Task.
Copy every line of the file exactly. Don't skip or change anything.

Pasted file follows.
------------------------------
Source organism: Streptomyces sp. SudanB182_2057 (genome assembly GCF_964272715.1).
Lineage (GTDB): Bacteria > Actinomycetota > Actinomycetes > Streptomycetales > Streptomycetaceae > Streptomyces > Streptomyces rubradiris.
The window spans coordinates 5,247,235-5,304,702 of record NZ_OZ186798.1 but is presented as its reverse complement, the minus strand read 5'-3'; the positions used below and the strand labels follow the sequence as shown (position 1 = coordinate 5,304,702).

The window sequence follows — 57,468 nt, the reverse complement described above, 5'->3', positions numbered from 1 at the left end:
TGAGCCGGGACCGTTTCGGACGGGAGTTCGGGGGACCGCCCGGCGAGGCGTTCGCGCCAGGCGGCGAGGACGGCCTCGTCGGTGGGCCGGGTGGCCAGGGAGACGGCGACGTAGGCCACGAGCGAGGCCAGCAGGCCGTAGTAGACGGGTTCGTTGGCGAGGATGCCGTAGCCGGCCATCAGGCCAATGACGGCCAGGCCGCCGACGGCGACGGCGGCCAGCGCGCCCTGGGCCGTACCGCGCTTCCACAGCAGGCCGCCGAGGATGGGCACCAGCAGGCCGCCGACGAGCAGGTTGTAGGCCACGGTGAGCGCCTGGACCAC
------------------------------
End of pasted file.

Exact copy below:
Source organism: Streptomyces sp. SudanB182_2057 (genome assembly GCF_964272715.1).
Lineage (GTDB): Bacteria > Actinomycetota > Actinomycetes > Streptomycetales > Streptomycetaceae > Streptomyces > Streptomyces rubradiris.
The window spans coordinates 5,247,235-5,304,702 of record NZ_OZ186798.1 but is presented as its reverse complement, the minus strand read 5'-3'; the positions used below and the strand labels follow the sequence as shown (position 1 = coordinate 5,304,702).

The window sequence follows — 57,468 nt, the reverse complement described above, 5'->3', positions numbered from 1 at the left end:
TGAGCCGGGACCGTTTCGGACGGGAGTTCGGGGGACCGCCCGGCGAGGCGTTCGCGCCAGGCGGCGAGGACGGCCTCGTCGGTGGGCCGGGTGGCCAGGGAGACGGCGACGTAGGCCACGAGCGAGGCCAGCAGGCCGTAGTAGACGGGTTCGTTGGCGAGGATGCCGTAGCCGGCCATCAGGCCAATGACGGCCAGGCCGCCGACGGCGACGGCGGCCAGCGCGCCCTGGGCCGTACCGCGCTTCCACAGCAGGCCGCCGAGGATGGGCACCAGCAGGCCGCCGACGAGCAGGTTGTAGGCCACGGTGAGCGCCTGGACCAC